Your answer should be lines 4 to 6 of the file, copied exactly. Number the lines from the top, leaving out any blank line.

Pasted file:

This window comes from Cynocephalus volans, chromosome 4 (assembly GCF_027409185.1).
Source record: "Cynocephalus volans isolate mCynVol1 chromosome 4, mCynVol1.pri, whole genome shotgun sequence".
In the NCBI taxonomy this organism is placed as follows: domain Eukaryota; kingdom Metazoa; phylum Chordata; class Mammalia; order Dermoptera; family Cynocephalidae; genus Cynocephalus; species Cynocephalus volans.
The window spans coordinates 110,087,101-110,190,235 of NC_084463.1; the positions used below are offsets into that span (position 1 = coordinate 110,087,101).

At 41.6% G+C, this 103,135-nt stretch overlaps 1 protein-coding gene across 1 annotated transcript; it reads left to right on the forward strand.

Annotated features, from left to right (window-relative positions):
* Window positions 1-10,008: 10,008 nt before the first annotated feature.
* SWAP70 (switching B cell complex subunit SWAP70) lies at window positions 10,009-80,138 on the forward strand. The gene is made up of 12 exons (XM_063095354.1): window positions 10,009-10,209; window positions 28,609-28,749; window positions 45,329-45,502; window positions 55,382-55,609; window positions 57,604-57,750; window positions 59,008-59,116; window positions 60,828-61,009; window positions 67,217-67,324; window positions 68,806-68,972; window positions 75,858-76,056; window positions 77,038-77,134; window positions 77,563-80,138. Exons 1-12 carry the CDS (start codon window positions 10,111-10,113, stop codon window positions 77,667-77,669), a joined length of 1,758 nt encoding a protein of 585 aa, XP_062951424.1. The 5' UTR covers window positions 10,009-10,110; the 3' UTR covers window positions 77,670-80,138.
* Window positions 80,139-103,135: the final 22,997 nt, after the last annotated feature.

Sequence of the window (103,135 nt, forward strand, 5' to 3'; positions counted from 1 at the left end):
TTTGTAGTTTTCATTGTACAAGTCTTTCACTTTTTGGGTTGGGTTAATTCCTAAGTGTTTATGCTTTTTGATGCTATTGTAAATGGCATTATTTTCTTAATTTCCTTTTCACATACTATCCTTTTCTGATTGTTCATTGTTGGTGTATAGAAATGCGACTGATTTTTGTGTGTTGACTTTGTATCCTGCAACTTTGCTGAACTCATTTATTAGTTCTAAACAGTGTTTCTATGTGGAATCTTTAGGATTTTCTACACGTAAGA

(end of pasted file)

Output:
The window spans coordinates 110,087,101-110,190,235 of NC_084463.1; the positions used below are offsets into that span (position 1 = coordinate 110,087,101).

At 41.6% G+C, this 103,135-nt stretch overlaps 1 protein-coding gene across 1 annotated transcript; it reads left to right on the forward strand.

Annotated features, from left to right (window-relative positions):